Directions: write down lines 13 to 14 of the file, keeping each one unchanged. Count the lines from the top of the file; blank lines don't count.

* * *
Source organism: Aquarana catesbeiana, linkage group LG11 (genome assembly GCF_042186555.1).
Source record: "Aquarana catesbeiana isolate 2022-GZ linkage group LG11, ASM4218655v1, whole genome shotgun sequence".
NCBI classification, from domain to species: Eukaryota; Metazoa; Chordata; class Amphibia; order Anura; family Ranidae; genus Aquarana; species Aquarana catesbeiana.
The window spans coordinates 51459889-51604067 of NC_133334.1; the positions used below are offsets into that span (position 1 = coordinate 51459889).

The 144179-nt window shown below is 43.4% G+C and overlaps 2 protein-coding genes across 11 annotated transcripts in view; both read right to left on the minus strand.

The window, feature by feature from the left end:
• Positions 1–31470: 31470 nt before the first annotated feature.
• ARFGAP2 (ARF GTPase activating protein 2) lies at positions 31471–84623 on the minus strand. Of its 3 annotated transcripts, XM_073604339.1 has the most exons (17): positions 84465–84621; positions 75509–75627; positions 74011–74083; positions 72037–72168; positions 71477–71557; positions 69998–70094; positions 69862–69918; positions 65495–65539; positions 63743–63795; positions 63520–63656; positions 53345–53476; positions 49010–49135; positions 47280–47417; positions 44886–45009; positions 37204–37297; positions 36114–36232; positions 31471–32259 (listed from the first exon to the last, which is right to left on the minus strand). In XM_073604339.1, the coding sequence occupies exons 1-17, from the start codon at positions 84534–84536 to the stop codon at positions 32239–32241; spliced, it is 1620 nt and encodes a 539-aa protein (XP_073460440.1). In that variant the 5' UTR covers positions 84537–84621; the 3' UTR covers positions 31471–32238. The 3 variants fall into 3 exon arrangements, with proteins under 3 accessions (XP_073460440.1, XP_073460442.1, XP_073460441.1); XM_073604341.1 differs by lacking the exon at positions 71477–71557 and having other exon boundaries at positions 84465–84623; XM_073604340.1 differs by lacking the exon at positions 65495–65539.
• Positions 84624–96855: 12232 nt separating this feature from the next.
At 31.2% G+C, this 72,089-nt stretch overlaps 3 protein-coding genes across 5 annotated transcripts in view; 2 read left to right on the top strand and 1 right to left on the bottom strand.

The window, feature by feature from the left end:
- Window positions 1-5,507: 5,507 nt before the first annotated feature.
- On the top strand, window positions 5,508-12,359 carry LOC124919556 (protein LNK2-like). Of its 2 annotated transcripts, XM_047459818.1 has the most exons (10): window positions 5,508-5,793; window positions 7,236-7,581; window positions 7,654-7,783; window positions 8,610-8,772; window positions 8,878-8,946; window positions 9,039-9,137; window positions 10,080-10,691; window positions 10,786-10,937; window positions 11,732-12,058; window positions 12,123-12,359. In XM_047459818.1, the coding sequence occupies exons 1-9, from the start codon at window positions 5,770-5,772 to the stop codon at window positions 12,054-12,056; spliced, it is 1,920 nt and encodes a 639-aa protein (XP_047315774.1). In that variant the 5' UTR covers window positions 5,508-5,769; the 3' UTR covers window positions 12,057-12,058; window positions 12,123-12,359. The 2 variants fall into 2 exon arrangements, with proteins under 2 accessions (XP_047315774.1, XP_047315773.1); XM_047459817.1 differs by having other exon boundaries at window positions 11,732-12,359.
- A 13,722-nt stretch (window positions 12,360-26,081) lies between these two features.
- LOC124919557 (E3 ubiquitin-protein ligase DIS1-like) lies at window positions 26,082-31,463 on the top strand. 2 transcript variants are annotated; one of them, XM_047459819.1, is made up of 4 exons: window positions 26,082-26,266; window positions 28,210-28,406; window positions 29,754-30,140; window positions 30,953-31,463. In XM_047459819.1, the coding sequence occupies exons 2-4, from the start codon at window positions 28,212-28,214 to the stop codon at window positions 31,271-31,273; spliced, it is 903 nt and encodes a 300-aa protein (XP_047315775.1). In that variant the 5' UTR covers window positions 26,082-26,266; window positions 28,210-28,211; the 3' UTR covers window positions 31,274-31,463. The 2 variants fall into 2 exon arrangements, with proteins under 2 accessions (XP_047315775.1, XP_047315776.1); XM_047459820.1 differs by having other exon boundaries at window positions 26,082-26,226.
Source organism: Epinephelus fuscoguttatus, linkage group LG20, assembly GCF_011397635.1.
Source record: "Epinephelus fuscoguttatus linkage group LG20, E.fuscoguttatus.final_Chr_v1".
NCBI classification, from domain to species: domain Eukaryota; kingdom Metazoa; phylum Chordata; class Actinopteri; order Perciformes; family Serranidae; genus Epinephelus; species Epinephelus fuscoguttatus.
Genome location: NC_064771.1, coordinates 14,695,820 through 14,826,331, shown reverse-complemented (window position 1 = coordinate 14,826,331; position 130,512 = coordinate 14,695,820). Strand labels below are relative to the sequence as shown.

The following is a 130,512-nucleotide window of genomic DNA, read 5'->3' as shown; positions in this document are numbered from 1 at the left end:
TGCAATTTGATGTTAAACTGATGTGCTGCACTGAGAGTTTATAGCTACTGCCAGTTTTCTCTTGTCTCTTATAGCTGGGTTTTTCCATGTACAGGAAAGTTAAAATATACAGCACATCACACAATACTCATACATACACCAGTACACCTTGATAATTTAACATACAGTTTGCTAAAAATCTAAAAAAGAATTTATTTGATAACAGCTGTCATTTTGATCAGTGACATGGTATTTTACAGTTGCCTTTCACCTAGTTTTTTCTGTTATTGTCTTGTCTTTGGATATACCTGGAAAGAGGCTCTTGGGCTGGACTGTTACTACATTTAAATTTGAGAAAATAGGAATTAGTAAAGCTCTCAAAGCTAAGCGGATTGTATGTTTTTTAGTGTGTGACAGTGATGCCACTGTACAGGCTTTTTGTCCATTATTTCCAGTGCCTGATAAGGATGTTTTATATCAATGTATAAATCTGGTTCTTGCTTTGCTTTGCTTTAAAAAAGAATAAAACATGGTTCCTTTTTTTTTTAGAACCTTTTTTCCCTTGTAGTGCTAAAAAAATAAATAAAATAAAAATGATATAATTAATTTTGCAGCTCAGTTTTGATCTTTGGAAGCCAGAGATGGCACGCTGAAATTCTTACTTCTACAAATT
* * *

- On the top strand, window positions 5,508-12,359 carry LOC124919556 (protein LNK2-like). Of its 2 annotated transcripts, XM_047459818.1 has the most exons (10): window positions 5,508-5,793; window positions 7,236-7,581; window positions 7,654-7,783; window positions 8,610-8,772; window positions 8,878-8,946; window positions 9,039-9,137; window positions 10,080-10,691; window positions 10,786-10,937; window positions 11,732-12,058; window positions 12,123-12,359. In XM_047459818.1, the coding sequence occupies exons 1-9, from the start codon at window positions 5,770-5,772 to the stop codon at window positions 12,054-12,056; spliced, it is 1,920 nt and encodes a 639-aa protein (XP_047315774.1). In that variant the 5' UTR covers window positions 5,508-5,769; the 3' UTR covers window positions 12,057-12,058; window positions 12,123-12,359. The 2 variants fall into 2 exon arrangements, with proteins under 2 accessions (XP_047315774.1, XP_047315773.1); XM_047459817.1 differs by having other exon boundaries at window positions 11,732-12,359.
- A 13,722-nt stretch (window positions 12,360-26,081) lies between these two features.